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The Ultimate Guide for Having the Most Rewarding Soil

Has your flower garden been lackluster or your vegetable plot producing puny, bland produce? It’s likely due to the quality of your soil. Having excellent soil in your garden is vital for a number of reasons. First, it improves the look and health of your plants. If you are growing foods to eat, those nutrients are also making their way into your diet.

Additionally, good soil makes gardening easier for you, and you’ll see pleasing results faster. Creating fertile garden soil of the proper consistency doesn’t have to be a complicated or mysterious process. Here’s the ultimate guide to having the most rewarding soil, so that you too can grow the garden of your dreams.

Inorganic Soil Components

Soil Components

Soil Components. Photo by J. Albert Bowden II

 

Garden soil is made up of various components, all of which work together to affect the caliber of your plants. Inorganic soil components largely determine the drainage of your garden, as well as the soil texture and workability and the availability of nutrients for your plants. These inorganic minerals are bits of finely ground rock, and the size of their particles is what gives your soil its nomenclature.

Sandy soil is made of–you guessed it–lots of sand, which has the largest particles of any soil type. Silty soil is composed of medium-sized particles, while clay has the finest particle size. The finer the particles, the more the soil compacts and clumps together, which is why clay has poor drainage, is difficult for plants to push through and is challenging to shovel when either very wet or very dry (like trying to jackhammer through baked ceramic).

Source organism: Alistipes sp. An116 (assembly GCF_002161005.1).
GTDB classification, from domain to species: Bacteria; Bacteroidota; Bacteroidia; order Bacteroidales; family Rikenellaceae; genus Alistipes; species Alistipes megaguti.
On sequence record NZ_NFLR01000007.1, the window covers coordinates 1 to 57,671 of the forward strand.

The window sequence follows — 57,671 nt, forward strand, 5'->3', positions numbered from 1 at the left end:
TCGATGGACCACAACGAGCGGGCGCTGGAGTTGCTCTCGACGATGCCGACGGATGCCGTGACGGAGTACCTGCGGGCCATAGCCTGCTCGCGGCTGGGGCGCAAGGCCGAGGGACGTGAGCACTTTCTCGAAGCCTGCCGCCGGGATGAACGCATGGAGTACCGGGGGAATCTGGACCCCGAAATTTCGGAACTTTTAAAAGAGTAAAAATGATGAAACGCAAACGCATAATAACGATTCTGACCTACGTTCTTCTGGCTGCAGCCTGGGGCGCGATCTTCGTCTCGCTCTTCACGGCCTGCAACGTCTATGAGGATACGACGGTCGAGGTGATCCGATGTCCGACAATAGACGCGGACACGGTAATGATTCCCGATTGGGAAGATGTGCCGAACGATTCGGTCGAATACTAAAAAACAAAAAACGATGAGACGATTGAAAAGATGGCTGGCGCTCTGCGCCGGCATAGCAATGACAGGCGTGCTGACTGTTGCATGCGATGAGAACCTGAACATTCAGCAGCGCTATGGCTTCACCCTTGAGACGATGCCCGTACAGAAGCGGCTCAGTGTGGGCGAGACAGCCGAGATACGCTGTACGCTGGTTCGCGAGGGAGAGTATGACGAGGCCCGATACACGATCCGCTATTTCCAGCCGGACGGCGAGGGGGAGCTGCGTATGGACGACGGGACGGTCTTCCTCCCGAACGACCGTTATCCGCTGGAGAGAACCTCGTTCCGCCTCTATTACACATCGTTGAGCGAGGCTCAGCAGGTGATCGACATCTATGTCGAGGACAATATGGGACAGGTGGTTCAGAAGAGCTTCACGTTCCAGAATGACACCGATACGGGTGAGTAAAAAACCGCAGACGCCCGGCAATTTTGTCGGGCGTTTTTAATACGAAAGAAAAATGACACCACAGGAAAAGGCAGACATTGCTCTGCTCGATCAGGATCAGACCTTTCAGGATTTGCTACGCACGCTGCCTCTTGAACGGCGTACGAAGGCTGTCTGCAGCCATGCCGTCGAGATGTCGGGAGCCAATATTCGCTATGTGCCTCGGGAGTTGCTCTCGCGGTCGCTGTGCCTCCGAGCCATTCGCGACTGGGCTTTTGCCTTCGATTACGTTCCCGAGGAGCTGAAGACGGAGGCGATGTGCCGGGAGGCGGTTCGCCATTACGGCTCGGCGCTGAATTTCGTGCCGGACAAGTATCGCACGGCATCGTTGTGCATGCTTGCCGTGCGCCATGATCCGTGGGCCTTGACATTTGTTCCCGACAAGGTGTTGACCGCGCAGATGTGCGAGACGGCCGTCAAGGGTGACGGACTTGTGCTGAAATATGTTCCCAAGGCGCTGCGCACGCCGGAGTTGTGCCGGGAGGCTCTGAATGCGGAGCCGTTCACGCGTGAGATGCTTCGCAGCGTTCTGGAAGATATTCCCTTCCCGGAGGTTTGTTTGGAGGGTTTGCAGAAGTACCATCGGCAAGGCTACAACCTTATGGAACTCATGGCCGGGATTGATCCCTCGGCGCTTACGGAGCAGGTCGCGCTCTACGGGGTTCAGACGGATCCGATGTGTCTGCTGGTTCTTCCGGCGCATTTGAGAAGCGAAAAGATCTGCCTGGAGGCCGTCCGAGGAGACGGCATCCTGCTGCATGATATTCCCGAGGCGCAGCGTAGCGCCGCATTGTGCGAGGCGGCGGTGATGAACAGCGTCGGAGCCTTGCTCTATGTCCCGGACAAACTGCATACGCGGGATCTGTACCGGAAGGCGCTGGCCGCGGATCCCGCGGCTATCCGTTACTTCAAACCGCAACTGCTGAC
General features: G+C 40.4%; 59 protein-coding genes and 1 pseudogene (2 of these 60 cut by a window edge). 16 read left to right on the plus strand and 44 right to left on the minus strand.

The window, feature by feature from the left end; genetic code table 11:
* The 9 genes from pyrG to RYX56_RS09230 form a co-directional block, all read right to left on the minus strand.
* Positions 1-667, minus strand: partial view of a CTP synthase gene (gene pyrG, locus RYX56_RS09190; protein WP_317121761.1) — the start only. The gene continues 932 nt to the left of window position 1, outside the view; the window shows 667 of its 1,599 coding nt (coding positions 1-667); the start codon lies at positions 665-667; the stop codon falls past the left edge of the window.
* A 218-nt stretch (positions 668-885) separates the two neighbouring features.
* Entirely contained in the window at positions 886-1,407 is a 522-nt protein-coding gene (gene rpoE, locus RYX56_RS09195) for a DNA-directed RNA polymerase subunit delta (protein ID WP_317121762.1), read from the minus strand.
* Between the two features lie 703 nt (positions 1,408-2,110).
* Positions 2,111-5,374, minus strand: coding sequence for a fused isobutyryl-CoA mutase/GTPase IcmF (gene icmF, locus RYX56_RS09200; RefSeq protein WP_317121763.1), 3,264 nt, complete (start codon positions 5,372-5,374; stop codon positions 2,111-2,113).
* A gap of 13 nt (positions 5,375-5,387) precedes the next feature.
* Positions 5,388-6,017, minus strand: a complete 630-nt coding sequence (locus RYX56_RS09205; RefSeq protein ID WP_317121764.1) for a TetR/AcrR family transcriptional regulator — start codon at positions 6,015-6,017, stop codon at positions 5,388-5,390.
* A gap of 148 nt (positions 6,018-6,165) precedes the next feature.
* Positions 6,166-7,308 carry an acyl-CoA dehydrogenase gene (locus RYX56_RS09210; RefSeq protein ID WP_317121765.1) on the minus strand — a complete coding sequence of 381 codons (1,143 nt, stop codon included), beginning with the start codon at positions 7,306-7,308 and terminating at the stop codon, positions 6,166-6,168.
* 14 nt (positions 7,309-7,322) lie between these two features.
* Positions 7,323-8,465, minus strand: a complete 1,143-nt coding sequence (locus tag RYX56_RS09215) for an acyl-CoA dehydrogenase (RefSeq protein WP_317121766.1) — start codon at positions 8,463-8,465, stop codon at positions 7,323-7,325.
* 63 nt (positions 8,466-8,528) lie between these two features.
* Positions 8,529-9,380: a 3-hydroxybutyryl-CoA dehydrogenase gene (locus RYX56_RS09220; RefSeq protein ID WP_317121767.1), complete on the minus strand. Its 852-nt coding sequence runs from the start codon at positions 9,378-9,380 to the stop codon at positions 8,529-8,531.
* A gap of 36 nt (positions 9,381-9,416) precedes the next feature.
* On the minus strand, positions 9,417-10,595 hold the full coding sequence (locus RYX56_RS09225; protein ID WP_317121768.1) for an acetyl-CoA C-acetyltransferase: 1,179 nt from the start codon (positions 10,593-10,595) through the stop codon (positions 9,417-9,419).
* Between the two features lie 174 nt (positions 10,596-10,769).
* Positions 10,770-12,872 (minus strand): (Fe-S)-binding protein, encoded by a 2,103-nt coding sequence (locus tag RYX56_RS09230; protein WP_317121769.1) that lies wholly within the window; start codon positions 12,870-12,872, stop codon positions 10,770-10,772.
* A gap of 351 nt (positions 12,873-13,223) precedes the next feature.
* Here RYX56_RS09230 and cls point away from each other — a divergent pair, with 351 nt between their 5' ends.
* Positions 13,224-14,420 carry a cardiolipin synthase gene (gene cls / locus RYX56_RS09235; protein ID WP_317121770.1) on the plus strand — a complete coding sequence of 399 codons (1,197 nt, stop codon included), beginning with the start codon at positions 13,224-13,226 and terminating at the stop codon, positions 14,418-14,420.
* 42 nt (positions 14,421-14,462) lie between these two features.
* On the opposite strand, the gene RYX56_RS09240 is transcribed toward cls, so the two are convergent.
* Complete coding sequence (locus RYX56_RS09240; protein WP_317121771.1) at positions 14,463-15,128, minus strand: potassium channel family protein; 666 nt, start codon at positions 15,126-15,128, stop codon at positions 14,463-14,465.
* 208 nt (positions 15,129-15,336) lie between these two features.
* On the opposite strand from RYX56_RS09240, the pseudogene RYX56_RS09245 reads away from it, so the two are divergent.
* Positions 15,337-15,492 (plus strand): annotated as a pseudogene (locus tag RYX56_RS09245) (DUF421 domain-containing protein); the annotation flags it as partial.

If you’re not sure what type of soil you have, try this experiment. Fill a mason jar with about one-third garden soil and two-thirds water. Shake it up, and let it settle for a few hours. You should see layers of different types of inorganic material in proportion to the overall type of soil you have. Your soil type may vary in different spots of the yard, so you may want to perform this test in several areas.

If your soil has too much sand or too much clay, you may need to balance it with the opposite type of soil, as well as organic material (see below). Be aware that after some time, these elements can work their way down deeper into the soil, leaving the topsoil too loose or too compact again, so you may need to repeat this periodically.

Organic Soil Components

Soil Components 2

Soil Components 2. Photo by Matthias Ripp

Your soil is also made up of various organic components, such as decomposed vegetation and live organisms. The organic material in your dirt retains moisture and helps bind it together. It also allows water and air to move through it–necessary components for plant growth. Ideally, your garden soil should be about 25 percent air and 25 percent water. The organic parts of your soil feed microorganisms necessary for its health, which in turn, produce more organic material, and so on.

You can add more organic material to your garden to make it healthier. Common additives include peat moss (anaerobically decomposed vegetation), mulch, manure or compost (see below).

Soil pH

Soil pH

Soil pH. Photo by Tess Watson

Your soil pH is a measure of its acidity or alkalinity. You can purchase DIY pH testing kits or include pH testing if you are having a landscape service or university agriculture extension department perform more comprehensive analysis of your soil.